There is plenty of optimism for a happy new year among small and medium-sized enterprises (SMEs) with three quarters of firms saying it is business as usual following the Brexit vote, according to a new survey.
Despite losing some confidence in their business prospects and the broader UK economy, the latest SME Growth Tracker has revealed that SMEs have increased their revenue growth expectations for 2017 with three in four predicting profits will rise by +1.1% over the coming year compared with 0.2% over the last 12 months.
Based on a YouGov survey of more than 1,000 SMEs, the Q4 Capital Economics report found an increase in project revenue and jobs with SMEs forecasting a +1.8 per cent increase in revenue and employment growth of+0.8 per cent in 2017, compared with a prediction of +1.5 per cent for revenue growth and +0.7 per cent in employment growth in the Q3 tracker.
According to the study, commissioned by Amazon UK and Enterprise Nation, SMEs in the East of England, South East, and West Midlands, as well as those in the financial sector, professional services, and IT and Telecoms sector, are forecasting the highest revenue growth.
However, amidst the positivity weakening confidence among the sector has seen the SME Confidence Index score fall from +5 in Q3 to -4 in Q4 for their own companies, -2 to -9 for their respective industries, and -13 in Q3 to -15 for the wider UK economy.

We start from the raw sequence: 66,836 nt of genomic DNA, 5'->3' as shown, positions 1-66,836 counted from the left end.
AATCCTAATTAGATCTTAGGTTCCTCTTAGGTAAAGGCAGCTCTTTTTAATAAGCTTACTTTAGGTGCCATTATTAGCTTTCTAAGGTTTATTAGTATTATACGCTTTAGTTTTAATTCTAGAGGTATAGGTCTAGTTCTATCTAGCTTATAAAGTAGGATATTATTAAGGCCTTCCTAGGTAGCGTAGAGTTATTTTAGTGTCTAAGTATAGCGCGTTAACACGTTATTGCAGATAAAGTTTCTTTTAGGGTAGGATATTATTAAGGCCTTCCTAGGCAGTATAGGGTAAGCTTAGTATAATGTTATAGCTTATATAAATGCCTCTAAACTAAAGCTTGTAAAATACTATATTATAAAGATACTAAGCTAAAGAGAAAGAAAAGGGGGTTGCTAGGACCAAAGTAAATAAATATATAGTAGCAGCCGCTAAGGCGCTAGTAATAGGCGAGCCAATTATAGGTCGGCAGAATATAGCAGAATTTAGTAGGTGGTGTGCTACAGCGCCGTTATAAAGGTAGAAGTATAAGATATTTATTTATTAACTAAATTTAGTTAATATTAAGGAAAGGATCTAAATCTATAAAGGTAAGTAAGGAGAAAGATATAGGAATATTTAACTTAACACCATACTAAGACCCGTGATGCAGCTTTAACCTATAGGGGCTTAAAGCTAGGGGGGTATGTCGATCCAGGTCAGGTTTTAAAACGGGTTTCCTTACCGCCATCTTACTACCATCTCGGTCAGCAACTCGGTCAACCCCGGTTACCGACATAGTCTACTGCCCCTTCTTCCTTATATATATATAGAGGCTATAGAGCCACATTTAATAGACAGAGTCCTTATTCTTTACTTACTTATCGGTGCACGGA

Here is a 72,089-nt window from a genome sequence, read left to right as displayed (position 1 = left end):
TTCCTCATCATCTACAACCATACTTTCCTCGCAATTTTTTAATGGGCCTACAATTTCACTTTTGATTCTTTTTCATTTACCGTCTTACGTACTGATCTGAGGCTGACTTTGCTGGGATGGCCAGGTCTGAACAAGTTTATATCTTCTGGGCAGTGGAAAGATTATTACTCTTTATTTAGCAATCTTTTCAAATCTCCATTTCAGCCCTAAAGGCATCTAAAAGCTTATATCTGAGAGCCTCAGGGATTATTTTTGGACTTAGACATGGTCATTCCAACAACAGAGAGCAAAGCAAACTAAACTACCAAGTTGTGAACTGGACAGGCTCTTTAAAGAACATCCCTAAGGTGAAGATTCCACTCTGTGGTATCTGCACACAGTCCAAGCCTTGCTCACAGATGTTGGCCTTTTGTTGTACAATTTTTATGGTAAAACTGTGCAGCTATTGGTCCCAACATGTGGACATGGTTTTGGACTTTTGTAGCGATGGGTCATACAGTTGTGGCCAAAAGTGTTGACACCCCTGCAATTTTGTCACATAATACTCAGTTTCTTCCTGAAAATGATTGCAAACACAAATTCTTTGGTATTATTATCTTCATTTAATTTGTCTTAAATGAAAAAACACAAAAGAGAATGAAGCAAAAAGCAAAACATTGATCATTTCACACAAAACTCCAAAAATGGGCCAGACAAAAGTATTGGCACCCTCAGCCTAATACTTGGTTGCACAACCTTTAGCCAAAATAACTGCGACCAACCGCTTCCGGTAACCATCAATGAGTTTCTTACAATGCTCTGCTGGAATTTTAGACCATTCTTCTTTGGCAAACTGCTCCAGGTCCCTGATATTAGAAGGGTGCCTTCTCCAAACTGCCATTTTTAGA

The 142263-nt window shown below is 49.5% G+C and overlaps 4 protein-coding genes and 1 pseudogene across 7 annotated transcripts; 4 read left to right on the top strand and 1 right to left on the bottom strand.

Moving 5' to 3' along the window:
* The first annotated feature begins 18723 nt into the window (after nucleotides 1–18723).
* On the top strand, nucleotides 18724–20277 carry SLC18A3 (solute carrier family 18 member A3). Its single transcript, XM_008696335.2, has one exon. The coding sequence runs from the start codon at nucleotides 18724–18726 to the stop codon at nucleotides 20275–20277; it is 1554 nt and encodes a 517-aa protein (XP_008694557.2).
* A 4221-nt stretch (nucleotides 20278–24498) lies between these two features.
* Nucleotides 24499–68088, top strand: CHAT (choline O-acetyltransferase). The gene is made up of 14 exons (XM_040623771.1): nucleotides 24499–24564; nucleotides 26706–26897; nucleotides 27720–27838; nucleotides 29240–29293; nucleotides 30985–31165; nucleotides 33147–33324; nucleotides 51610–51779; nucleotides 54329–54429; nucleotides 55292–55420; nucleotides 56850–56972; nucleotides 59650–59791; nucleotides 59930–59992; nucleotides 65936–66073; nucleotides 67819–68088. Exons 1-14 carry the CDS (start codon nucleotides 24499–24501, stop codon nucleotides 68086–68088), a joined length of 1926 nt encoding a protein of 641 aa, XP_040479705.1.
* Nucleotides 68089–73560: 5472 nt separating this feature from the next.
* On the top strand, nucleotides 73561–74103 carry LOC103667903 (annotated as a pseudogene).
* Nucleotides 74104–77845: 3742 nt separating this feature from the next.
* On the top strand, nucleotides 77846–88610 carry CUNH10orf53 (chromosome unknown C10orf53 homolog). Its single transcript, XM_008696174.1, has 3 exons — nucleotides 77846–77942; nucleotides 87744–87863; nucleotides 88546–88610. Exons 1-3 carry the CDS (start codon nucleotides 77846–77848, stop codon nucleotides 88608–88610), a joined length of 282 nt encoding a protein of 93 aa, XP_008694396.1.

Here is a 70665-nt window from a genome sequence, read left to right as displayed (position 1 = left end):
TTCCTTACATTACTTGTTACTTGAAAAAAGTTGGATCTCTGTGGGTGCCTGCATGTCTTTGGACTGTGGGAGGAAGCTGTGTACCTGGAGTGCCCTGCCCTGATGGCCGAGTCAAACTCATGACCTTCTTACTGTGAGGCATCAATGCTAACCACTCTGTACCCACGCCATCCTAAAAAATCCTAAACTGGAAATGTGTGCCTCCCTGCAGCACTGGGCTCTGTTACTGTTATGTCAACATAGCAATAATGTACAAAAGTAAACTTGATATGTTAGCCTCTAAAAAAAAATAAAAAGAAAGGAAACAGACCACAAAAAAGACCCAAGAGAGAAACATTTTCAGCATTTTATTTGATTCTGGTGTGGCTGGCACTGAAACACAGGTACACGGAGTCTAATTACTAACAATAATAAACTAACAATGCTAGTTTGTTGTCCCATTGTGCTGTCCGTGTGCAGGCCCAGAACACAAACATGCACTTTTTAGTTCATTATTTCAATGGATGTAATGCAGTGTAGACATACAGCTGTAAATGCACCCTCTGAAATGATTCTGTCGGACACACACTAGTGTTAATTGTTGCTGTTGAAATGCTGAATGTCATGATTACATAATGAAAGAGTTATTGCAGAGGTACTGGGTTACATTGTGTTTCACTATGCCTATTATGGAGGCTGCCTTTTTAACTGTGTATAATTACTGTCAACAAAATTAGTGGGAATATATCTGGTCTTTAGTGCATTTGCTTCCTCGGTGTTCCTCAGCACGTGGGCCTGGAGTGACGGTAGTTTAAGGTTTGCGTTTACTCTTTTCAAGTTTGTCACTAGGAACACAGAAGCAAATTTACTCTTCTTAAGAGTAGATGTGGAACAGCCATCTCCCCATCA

SMEs in London, the North West and the South West expect business conditions to deteriorate the most in the coming year, with the scores for their business of -10, -10 and -11 respectively in Q4.
Emma Jones MBE, founder of Enterprise Nation and HM Government’s crown representative for small business, said: “Britain’s small businesses play a crucial role in driving our economy, and are the most driven, adaptable, and resilient you will ever meet.
“With the right support, like lower rates, easy access to finance, and digital opportunities which boost exports and productivity, you’ll continue to see them grow year-on-year.”
But while Brexit has so far had little effect on the sector with almost three quarters (74%) of SMEs experiencing no delays on business decisions following the vote, some think it could hurt growth over the next 12 months, while SMEs that use e-commerce are more confident and expect stronger revenue growth in 2017.
Mark Pragnell, chief project economist, Capital Economics, said: “Although a majority of SMEs see the consequences of Brexit as a risk over the next 12 months, Brexit isn’t everything. A bigger number of SMEs see euro-zone instability, a fall in domestic demand, higher price inflation and a global recession as greater risks to their business.”